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State-of-the Art in Artificial Hearts Copyright 2001 Info

Page 2 of an interview with cardiothoracic surgeon, Mehmet Oz, MD,
New York-Presbyterian Hospital, NY, NY.

By Sean Henahan, Access Excellence

In the first section of this interview we discuss the early days and current status of LVADs, left ventricular assist devices that are implanted to assist the weakened hearts of patients with heart failure. In the following section we discuss Abiocor, a new artificial heart that is now ready for human trials.

The FDA recently approved a new artificial heart device for human trials called Abiocor. Can you tell us about that?.

A: The Abiocor system is an exciting alternative to VADs. There are patients who have failure on both left and right side of heart, or who have other problems that limit the use of LVADs. In that setting we had no choice but to let the patient die. There is now for the first time a totally implantable artificial heart that could potentially allow us to implant a device that allows patients to live for a long period of time. This is a new, well-designed device. The design tales advantage of the fact that the right and left sides of the heart don't have to pump blood at the same time to provide compliance between each chamber. The company also designed a battery system that allows transcutaneous electrical transfer. This device has combined many of the lessons we have learned with VADs and other heart devices about the management of critically ill patients. This device could offer a new option to a lot of people. While no human has yet received one of these devices, there have been many cows operated on with considerable success. There's no question in my mind that the device will be implanted in the near future. The real decision for us will be to decide how many will need the device. We don't really know what percentage of people that we couldn't help with LVADs we would be able to help with the total artificial heart.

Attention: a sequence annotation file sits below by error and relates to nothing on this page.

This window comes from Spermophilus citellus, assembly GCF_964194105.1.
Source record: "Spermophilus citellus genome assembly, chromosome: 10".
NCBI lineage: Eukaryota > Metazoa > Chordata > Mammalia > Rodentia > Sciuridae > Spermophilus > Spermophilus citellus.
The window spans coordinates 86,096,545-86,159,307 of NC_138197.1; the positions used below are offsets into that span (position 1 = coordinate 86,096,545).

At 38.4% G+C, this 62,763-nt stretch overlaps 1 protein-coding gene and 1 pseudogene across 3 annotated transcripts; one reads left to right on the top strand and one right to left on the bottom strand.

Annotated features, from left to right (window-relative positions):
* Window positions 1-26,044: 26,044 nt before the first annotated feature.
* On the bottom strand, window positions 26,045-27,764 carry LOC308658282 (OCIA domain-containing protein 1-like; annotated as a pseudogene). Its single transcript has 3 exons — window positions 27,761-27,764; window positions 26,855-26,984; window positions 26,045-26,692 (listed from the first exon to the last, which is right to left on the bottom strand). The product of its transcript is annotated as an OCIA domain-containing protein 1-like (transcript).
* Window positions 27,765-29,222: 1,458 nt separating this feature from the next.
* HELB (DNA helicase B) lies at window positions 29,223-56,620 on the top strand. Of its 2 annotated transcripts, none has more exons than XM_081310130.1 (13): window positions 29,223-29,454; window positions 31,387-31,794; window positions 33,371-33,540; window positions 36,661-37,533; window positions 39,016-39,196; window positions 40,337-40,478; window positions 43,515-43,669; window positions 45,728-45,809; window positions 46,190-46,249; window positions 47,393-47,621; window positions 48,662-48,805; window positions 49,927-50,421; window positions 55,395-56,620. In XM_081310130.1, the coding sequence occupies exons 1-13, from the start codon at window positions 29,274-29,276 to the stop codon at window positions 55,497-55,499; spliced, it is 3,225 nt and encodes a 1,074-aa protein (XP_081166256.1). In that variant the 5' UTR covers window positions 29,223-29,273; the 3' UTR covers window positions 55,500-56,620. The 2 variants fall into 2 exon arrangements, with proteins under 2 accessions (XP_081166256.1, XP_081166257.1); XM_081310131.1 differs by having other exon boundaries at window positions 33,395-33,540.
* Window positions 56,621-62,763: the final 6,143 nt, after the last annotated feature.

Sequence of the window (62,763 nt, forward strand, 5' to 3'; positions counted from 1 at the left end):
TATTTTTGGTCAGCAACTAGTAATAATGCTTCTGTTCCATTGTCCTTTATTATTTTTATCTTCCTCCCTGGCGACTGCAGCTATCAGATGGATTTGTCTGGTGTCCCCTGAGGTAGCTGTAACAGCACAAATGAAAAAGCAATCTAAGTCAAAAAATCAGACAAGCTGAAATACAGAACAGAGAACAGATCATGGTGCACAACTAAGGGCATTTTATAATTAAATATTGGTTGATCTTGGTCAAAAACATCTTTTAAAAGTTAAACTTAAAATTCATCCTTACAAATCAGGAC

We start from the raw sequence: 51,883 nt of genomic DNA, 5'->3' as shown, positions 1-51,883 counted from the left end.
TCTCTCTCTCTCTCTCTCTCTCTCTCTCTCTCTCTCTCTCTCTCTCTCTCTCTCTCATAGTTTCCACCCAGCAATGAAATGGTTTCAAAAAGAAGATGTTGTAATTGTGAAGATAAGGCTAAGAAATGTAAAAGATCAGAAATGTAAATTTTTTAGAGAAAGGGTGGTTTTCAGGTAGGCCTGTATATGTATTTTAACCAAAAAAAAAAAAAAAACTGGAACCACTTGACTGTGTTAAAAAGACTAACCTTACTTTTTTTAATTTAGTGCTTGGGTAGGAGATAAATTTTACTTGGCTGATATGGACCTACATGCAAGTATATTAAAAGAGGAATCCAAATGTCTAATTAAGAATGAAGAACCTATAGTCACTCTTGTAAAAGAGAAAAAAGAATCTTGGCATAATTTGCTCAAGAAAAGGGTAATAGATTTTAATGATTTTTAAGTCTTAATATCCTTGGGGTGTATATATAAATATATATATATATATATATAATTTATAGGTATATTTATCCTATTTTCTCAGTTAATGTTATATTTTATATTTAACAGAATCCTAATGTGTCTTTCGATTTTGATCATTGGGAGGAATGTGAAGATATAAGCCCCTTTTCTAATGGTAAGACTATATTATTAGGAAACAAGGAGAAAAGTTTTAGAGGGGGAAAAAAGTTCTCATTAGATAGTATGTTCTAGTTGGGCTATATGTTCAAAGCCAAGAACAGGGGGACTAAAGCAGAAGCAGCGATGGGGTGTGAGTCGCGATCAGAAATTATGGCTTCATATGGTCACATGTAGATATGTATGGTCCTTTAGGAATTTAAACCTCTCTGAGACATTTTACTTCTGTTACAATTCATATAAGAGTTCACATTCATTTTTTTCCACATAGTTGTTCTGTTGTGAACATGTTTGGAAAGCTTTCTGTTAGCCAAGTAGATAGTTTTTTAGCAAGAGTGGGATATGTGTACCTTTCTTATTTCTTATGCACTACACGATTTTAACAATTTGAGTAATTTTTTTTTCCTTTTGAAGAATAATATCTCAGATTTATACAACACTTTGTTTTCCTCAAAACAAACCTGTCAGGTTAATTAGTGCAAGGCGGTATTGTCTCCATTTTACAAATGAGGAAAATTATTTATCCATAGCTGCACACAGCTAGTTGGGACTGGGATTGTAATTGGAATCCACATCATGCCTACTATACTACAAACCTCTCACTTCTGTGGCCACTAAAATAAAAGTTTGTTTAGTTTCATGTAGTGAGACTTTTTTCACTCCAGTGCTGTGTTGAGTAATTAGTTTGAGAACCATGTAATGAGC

This was tried before with the JARVIK7. That product marked the end of research in that area for quite a while. What has happened since to encourage another try?

A: The JARVIK7 experience early on was probably too big a step. It was actually a success to the extent that the scientists proved they could replace the human heart and keep patient alive with an artificial heart. However, the device did not provide the quality of life that most of us would want. For that reason the American public soured on the thought that you can use high technology to build a bionic man The experience with JARVIK7 killed interest in this area for almost a decade. It took a long time to rekindle an interest in these device and convince the public that we were not creating a Frankenstein, but instead developing an option that might be viable for our loved ones. The Abiomed system is well designed and I don't think we will fall into those pitfalls. However it will be challenged by several factors. First, there is the LVAD that can provide support for some patients. Patients will be faced with a choice. They will usually choose based on the maturity of the system. So it is important the Abiocor be used and become a mature, patient friendly system. Of course it will depend how well the device delivers what it needs to- high quality of blood pushed through the body without a high incidence of stroke or infection.

How did the developers overcome the previous limitations seen with JARVIK7?

A: There were three big challenges to overcome. One, we need a surface material that would allow blood to flow without a high thromboembolic (clotting) incidence; two, we needed a mechanism for having the blood be ejected from one chamber without needing a big compliance chamber within the chest; third, we needed a battery system that could power this device without risk of infection. One by one these were addressed.